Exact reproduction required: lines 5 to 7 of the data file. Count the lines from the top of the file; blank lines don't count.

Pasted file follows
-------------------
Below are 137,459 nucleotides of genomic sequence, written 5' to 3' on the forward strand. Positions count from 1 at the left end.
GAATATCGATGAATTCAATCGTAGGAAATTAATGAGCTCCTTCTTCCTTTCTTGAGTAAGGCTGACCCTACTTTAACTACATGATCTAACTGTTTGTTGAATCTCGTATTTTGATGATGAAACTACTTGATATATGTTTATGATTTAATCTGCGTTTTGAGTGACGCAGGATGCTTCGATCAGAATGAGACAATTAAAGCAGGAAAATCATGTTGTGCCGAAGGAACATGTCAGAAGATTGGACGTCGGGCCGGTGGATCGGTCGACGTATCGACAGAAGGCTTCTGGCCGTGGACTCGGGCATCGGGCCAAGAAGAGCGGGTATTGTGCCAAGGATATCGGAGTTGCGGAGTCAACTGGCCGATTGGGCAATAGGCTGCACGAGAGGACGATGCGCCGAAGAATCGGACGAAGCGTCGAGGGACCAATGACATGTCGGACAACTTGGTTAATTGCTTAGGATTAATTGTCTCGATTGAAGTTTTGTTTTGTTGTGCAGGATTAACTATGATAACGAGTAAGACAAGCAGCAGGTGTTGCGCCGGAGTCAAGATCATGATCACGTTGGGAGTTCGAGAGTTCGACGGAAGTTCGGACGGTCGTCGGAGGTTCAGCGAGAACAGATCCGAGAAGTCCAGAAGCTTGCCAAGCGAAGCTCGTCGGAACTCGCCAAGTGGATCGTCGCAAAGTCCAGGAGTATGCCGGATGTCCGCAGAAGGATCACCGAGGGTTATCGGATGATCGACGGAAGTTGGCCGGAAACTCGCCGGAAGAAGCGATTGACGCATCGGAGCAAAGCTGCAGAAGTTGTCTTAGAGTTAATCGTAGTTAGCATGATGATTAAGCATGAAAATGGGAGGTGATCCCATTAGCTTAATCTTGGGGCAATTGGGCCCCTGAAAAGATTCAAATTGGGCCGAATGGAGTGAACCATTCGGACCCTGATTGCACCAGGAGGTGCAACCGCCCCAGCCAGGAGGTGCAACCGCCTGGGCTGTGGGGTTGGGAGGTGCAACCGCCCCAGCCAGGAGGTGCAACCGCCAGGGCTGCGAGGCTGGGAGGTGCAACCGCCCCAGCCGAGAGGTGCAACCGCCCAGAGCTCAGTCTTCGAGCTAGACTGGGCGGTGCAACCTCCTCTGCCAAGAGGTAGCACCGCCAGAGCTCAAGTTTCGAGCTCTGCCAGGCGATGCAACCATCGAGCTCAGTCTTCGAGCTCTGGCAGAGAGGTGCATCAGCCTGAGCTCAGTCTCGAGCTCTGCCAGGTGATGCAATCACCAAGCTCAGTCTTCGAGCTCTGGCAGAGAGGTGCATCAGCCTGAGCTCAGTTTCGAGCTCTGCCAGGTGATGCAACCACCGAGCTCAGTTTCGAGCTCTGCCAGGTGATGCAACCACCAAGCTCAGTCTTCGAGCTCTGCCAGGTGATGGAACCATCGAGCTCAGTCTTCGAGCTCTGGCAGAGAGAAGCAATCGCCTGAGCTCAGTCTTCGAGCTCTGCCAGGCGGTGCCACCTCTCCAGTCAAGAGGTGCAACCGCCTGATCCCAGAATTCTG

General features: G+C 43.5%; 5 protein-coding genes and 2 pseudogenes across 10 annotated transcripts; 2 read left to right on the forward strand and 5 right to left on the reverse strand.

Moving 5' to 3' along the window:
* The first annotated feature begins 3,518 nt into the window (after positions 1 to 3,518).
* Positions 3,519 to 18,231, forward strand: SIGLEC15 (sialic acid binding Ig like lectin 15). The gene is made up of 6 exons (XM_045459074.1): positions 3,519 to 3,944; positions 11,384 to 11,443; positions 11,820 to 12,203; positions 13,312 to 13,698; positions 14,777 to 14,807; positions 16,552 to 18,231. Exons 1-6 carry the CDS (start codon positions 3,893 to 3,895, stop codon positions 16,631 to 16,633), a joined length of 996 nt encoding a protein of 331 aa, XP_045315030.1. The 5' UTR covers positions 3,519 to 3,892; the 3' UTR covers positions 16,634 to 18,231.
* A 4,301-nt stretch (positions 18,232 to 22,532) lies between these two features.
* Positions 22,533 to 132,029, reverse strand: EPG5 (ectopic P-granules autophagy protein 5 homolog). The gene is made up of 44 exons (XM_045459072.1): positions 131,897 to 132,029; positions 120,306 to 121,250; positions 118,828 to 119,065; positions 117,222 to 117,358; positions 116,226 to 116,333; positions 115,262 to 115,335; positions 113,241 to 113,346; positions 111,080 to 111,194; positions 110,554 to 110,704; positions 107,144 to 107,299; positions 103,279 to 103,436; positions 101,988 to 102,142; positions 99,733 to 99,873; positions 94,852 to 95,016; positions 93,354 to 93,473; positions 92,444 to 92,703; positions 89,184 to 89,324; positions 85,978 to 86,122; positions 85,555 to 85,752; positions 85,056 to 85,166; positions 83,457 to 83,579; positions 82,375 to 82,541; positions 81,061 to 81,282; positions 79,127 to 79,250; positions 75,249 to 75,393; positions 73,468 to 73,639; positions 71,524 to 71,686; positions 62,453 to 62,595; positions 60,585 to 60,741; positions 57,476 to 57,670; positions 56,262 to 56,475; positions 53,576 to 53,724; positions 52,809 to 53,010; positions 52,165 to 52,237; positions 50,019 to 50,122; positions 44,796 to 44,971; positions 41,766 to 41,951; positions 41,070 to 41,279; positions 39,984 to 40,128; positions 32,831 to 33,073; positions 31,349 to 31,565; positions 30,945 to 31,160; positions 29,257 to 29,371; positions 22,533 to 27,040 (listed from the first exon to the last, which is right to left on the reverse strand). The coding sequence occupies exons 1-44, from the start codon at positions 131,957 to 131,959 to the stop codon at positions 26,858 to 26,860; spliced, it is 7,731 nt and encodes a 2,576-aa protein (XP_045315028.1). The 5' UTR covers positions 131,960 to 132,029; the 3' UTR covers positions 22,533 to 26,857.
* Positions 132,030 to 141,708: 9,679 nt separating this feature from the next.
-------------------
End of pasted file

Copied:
* The first annotated feature begins 3,518 nt into the window (after positions 1 to 3,518).
* Positions 3,519 to 18,231, forward strand: SIGLEC15 (sialic acid binding Ig like lectin 15). The gene is made up of 6 exons (XM_045459074.1): positions 3,519 to 3,944; positions 11,384 to 11,443; positions 11,820 to 12,203; positions 13,312 to 13,698; positions 14,777 to 14,807; positions 16,552 to 18,231. Exons 1-6 carry the CDS (start codon positions 3,893 to 3,895, stop codon positions 16,631 to 16,633), a joined length of 996 nt encoding a protein of 331 aa, XP_045315030.1. The 5' UTR covers positions 3,519 to 3,892; the 3' UTR covers positions 16,634 to 18,231.
* A 4,301-nt stretch (positions 18,232 to 22,532) lies between these two features.